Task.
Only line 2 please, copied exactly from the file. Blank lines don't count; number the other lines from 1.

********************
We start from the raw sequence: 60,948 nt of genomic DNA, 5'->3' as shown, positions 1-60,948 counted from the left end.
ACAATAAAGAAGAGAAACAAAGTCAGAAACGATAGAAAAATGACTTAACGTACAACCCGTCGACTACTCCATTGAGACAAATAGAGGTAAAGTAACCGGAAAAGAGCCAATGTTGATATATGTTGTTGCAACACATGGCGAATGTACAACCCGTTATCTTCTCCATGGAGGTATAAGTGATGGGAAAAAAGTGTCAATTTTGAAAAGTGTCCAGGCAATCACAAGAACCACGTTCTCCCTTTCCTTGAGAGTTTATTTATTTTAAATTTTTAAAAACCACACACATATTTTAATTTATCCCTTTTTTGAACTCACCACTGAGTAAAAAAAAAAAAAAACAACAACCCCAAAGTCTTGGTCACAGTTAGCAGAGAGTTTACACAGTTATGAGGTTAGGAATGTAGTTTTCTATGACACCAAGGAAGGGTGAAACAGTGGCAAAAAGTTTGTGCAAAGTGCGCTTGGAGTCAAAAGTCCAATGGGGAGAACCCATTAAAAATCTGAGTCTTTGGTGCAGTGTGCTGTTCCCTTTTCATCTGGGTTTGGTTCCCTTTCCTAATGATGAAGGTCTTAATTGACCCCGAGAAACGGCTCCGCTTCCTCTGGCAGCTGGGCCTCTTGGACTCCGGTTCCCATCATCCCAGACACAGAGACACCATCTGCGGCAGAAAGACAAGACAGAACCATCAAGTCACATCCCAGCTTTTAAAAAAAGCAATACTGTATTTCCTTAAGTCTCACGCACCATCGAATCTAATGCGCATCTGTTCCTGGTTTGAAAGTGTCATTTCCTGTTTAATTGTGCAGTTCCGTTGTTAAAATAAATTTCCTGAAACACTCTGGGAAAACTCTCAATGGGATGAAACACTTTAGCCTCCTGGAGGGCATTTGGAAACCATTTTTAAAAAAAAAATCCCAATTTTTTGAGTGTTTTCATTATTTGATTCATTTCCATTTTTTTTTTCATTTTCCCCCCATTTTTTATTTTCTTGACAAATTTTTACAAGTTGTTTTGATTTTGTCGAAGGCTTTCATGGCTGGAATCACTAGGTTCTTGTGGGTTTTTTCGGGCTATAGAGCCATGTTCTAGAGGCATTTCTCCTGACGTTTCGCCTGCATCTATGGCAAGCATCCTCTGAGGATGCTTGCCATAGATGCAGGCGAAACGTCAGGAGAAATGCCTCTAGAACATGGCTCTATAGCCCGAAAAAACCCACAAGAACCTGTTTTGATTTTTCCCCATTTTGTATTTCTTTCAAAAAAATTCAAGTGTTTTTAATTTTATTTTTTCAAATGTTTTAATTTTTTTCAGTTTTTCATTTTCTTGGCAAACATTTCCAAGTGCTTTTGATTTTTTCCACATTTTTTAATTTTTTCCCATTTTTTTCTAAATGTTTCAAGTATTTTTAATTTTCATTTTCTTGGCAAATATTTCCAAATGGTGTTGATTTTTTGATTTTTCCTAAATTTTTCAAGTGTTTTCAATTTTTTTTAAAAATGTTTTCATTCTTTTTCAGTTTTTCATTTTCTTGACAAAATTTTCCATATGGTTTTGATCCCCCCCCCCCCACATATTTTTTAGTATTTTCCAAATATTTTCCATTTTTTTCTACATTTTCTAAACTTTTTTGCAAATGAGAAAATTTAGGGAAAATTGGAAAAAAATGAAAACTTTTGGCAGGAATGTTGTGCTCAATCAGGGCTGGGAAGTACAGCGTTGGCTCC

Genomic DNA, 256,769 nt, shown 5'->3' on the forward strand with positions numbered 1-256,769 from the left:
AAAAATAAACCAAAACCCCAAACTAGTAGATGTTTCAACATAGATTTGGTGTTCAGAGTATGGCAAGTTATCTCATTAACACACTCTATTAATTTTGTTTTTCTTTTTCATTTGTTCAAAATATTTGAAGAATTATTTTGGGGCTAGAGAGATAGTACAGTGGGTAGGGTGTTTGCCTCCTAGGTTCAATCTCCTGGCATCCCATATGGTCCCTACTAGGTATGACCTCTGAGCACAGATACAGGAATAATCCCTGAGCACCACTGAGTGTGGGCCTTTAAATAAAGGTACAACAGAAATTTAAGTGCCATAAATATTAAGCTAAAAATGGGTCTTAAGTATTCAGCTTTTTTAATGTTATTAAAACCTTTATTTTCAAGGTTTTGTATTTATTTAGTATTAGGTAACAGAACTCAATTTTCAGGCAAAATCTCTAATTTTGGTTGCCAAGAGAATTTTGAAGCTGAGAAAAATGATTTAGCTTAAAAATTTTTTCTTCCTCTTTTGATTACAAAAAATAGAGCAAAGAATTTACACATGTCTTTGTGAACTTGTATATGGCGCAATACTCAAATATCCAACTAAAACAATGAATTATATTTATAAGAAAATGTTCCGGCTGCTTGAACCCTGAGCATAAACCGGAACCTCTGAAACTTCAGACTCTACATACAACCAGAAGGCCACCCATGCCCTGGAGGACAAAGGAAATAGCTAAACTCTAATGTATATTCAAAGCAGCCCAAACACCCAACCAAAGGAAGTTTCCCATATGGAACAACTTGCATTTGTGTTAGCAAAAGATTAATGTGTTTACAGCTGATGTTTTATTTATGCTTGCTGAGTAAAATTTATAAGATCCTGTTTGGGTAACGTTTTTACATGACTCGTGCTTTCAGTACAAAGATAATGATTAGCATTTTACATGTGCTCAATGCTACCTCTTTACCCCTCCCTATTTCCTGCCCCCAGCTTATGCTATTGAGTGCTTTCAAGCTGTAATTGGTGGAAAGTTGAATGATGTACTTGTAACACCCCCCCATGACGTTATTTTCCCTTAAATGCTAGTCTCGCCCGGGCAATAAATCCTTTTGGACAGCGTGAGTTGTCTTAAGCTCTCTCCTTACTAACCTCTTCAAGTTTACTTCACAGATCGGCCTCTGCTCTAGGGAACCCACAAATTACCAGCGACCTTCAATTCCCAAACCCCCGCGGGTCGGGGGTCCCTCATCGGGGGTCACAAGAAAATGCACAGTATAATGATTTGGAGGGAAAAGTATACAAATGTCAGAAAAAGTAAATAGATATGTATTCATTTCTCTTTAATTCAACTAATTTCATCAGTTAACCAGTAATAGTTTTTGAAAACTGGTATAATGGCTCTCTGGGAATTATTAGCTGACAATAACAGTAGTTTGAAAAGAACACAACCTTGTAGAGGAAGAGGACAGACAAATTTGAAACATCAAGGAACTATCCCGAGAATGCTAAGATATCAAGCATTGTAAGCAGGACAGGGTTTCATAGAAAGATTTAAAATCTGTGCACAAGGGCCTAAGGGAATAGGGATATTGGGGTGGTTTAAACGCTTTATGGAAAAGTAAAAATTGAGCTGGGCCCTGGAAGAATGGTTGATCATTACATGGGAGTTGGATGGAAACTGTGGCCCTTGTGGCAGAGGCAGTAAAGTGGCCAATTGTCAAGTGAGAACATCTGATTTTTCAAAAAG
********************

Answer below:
ACAATAAAGAAGAGAAACAAAGTCAGAAACGATAGAAAAATGACTTAACGTACAACCCGTCGACTACTCCATTGAGACAAATAGAGGTAAAGTAACCGGAAAAGAGCCAATGTTGATATATGTTGTTGCAACACATGGCGAATGTACAACCCGTTATCTTCTCCATGGAGGTATAAGTGATGGGAAAAAAGTGTCAATTTTGAAAAGTGTCCAGGCAATCACAAGAACCACGTTCTCCCTTTCCTTGAGAGTTTATTTATTTTAAATTTTTAAAAACCACACACATATTTTAATTTATCCCTTTTTTGAACTCACCACTGAGTAAAAAAAAAAAAAAACAACAACCCCAAAGTCTTGGTCACAGTTAGCAGAGAGTTTACACAGTTATGAGGTTAGGAATGTAGTTTTCTATGACACCAAGGAAGGGTGAAACAGTGGCAAAAAGTTTGTGCAAAGTGCGCTTGGAGTCAAAAGTCCAATGGGGAGAACCCATTAAAAATCTGAGTCTTTGGTGCAGTGTGCTGTTCCCTTTTCATCTGGGTTTGGTTCCCTTTCCTAATGATGAAGGTCTTAATTGACCCCGAGAAACGGCTCCGCTTCCTCTGGCAGCTGGGCCTCTTGGACTCCGGTTCCCATCATCCCAGACACAGAGACACCATCTGCGGCAGAAAGACAAGACAGAACCATCAAGTCACATCCCAGCTTTTAAAAAAAGCAATACTGTATTTCCTTAAGTCTCACGCACCATCGAATCTAATGCGCATCTGTTCCTGGTTTGAAAGTGTCATTTCCTGTTTAATTGTGCAGTTCCGTTGTTAAAATAAATTTCCTGAAACACTCTGGGAAAACTCTCAATGGGATGAAACACTTTAGCCTCCTGGAGGGCATTTGGAAACCATTTTTAAAAAAAAAATCCCAATTTTTTGAGTGTTTTCATTATTTGATTCATTTCCATTTTTTTTTTCATTTTCCCCCCATTTTTTATTTTCTTGACAAATTTTTACAAGTTGTTTTGATTTTGTCGAAGGCTTTCATGGCTGGAATCACTAGGTTCTTGTGGGTTTTTTCGGGCTATAGAGCCATGTTCTAGAGGCATTTCTCCTGACGTTTCGCCTGCATCTATGGCAAGCATCCTCTGAGGATGCTTGCCATAGATGCAGGCGAAACGTCAGGAGAAATGCCTCTAGAACATGGCTCTATAGCCCGAAAAAACCCACAAGAACCTGTTTTGATTTTTCCCCATTTTGTATTTCTTTCAAAAAAATTCAAGTGTTTTTAATTTTATTTTTTCAAATGTTTTAATTTTTTTCAGTTTTTCATTTTCTTGGCAAACATTTCCAAGTGCTTTTGATTTTTTCCACATTTTTTAATTTTTTCCCATTTTTTTCTAAATGTTTCAAGTATTTTTAATTTTCATTTTCTTGGCAAATATTTCCAAATGGTGTTGATTTTTTGATTTTTCCTAAATTTTTCAAGTGTTTTCAATTTTTTTTAAAAATGTTTTCATTCTTTTTCAGTTTTTCATTTTCTTGACAAAATTTTCCATATGGTTTTGATCCCCCCCCCCCCACATATTTTTTAGTATTTTCCAAATATTTTCCATTTTTTTCTACATTTTCTAAACTTTTTTGCAAATGAGAAAATTTAGGGAAAATTGGAAAAAAATGAAAACTTTTGGCAGGAATGTTGTGCTCAATCAGGGCTGGGAAGTACAGCGTTGGCTCC